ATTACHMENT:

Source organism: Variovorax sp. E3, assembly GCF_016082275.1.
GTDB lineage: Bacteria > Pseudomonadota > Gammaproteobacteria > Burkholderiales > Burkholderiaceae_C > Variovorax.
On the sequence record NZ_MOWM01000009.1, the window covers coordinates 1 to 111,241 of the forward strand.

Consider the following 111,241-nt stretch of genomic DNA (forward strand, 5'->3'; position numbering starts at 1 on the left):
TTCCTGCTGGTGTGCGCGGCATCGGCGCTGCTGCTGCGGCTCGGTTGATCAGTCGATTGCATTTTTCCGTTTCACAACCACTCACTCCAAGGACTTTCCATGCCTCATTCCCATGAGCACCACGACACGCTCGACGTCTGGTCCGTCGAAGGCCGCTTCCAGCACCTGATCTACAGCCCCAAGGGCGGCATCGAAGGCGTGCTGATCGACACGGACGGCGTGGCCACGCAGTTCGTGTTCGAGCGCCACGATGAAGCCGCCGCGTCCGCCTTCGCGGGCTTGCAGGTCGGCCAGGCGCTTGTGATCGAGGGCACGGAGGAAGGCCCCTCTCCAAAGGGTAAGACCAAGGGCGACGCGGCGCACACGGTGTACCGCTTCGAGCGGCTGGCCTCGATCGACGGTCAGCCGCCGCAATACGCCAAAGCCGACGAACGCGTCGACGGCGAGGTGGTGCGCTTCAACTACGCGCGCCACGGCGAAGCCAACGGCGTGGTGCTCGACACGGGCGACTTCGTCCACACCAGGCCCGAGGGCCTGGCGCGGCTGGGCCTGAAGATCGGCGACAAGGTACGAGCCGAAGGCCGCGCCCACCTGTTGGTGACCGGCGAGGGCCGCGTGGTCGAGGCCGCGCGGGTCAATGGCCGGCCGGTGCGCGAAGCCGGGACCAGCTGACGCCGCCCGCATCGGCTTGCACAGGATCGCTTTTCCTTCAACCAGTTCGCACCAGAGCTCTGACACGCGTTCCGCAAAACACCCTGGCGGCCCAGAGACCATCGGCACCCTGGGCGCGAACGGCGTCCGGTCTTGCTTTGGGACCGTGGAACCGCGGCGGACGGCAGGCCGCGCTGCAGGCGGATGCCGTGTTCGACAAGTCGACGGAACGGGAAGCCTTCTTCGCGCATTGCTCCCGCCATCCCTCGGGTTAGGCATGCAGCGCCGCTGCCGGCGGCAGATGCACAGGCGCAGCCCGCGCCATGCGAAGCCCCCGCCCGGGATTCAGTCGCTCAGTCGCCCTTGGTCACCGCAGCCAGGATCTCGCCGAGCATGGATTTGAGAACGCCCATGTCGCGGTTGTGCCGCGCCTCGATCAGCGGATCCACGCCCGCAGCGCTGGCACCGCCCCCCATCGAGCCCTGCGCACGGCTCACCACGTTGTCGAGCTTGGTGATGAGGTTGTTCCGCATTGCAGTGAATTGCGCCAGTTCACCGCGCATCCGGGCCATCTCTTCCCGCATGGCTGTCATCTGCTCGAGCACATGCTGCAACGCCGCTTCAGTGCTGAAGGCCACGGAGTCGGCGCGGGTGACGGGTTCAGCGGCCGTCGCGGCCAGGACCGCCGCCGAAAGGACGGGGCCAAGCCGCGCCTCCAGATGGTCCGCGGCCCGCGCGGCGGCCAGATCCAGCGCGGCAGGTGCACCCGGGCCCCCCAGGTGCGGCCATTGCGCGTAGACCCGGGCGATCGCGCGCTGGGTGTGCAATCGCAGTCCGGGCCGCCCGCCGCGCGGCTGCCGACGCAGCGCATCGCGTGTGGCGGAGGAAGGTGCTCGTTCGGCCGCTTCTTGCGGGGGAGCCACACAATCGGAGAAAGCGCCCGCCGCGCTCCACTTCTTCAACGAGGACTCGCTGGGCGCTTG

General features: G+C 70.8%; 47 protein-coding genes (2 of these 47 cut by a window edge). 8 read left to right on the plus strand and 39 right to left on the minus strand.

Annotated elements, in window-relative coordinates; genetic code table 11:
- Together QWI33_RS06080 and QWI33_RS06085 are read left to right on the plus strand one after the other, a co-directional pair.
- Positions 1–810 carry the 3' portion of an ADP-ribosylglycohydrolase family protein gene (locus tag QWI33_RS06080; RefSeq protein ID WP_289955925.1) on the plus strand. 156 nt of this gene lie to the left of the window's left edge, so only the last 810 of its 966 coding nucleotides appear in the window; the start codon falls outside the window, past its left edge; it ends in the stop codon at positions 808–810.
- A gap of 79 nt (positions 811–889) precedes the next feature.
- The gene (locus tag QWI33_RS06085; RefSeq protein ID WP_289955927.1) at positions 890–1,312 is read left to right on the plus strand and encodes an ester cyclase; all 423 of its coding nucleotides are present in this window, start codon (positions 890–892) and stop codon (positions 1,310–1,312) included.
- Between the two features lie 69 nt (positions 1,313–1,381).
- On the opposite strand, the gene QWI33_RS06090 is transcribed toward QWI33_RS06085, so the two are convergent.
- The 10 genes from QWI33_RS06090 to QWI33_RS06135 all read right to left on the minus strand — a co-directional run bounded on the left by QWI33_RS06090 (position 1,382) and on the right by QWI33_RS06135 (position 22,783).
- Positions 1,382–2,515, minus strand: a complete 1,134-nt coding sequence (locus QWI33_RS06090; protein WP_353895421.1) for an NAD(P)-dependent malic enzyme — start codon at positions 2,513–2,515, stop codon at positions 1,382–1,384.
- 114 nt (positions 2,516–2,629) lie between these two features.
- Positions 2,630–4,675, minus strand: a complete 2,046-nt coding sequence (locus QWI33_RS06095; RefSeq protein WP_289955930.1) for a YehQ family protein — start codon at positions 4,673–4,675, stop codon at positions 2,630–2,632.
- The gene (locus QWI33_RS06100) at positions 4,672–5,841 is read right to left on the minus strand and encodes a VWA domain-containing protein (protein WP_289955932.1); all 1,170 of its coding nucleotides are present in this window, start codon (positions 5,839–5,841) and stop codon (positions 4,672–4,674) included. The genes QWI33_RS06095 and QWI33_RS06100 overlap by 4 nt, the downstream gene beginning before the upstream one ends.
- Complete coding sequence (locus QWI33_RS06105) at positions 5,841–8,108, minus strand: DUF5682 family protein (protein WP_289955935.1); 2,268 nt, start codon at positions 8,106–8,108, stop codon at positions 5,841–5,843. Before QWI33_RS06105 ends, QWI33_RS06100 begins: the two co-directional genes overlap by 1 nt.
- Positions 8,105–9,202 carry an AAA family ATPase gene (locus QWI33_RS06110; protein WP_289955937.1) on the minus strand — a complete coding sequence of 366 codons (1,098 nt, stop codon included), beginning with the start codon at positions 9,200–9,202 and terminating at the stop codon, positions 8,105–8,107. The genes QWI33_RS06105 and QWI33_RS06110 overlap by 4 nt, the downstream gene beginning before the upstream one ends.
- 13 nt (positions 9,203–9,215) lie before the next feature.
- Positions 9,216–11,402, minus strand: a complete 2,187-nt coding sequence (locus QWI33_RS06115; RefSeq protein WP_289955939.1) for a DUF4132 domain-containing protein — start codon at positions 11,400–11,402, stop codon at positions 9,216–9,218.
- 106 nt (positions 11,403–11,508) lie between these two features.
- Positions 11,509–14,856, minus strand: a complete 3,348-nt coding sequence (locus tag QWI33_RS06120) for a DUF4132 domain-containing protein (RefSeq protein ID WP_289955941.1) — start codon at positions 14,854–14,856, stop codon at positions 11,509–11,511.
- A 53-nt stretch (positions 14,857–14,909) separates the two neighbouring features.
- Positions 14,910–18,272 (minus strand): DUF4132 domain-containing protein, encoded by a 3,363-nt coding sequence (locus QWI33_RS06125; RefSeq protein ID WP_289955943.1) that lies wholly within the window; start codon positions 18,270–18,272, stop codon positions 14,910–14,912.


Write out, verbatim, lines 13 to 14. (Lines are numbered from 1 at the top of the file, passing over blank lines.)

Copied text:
- On the opposite strand, the gene QWI33_RS06090 is transcribed toward QWI33_RS06085, so the two are convergent.
- The 10 genes from QWI33_RS06090 to QWI33_RS06135 all read right to left on the minus strand — a co-directional run bounded on the left by QWI33_RS06090 (position 1,382) and on the right by QWI33_RS06135 (position 22,783).